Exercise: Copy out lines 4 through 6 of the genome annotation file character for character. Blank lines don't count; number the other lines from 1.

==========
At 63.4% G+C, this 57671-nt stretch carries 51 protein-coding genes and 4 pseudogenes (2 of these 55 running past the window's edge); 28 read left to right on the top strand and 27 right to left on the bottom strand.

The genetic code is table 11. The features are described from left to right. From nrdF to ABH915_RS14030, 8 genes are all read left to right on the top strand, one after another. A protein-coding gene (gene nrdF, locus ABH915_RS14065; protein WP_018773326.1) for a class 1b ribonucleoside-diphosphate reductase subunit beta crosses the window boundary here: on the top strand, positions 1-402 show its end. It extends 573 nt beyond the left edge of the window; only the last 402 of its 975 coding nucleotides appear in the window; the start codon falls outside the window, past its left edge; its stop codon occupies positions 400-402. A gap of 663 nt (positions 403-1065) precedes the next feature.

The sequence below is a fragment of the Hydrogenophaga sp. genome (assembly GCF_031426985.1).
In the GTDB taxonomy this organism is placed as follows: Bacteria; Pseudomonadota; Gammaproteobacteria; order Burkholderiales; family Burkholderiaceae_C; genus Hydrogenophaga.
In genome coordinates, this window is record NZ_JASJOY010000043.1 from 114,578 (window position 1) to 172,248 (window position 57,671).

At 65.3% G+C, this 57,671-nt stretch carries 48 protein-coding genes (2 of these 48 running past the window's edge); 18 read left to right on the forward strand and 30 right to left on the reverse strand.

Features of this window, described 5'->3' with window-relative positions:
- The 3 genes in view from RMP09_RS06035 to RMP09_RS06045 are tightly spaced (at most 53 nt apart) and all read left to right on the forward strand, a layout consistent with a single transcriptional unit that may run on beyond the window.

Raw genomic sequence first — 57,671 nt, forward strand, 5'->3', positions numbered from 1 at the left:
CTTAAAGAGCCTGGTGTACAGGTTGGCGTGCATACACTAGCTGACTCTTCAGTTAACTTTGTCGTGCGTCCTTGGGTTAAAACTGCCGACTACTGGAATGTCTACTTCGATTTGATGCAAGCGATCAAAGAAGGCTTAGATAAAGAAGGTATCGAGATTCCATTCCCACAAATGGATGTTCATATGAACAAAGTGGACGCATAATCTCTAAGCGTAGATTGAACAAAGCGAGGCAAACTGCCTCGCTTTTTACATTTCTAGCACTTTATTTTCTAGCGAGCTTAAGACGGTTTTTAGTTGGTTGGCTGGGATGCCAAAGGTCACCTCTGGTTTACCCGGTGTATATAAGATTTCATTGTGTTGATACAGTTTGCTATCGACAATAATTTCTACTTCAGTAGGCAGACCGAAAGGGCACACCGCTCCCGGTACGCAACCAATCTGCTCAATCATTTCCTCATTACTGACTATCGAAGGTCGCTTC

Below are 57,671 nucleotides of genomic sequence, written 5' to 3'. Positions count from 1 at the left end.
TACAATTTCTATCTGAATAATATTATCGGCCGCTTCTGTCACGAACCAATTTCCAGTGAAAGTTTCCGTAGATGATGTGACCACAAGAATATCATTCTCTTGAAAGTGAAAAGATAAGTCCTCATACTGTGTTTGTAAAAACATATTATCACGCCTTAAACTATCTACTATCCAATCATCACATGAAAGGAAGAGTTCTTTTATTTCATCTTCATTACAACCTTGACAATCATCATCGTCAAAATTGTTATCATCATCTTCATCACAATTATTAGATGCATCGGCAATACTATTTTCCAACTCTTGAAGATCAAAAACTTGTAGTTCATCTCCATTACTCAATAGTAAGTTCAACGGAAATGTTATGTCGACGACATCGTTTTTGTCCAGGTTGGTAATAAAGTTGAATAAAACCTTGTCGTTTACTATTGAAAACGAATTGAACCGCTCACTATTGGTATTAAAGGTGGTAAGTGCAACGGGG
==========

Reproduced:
In the GTDB taxonomy this organism is placed as follows: Bacteria; Pseudomonadota; Gammaproteobacteria; order Burkholderiales; family Burkholderiaceae_C; genus Hydrogenophaga.
In genome coordinates, this window is record NZ_JASJOY010000043.1 from 114,578 (window position 1) to 172,248 (window position 57,671).

At 65.3% G+C, this 57,671-nt stretch carries 48 protein-coding genes (2 of these 48 running past the window's edge); 18 read left to right on the forward strand and 30 right to left on the reverse strand.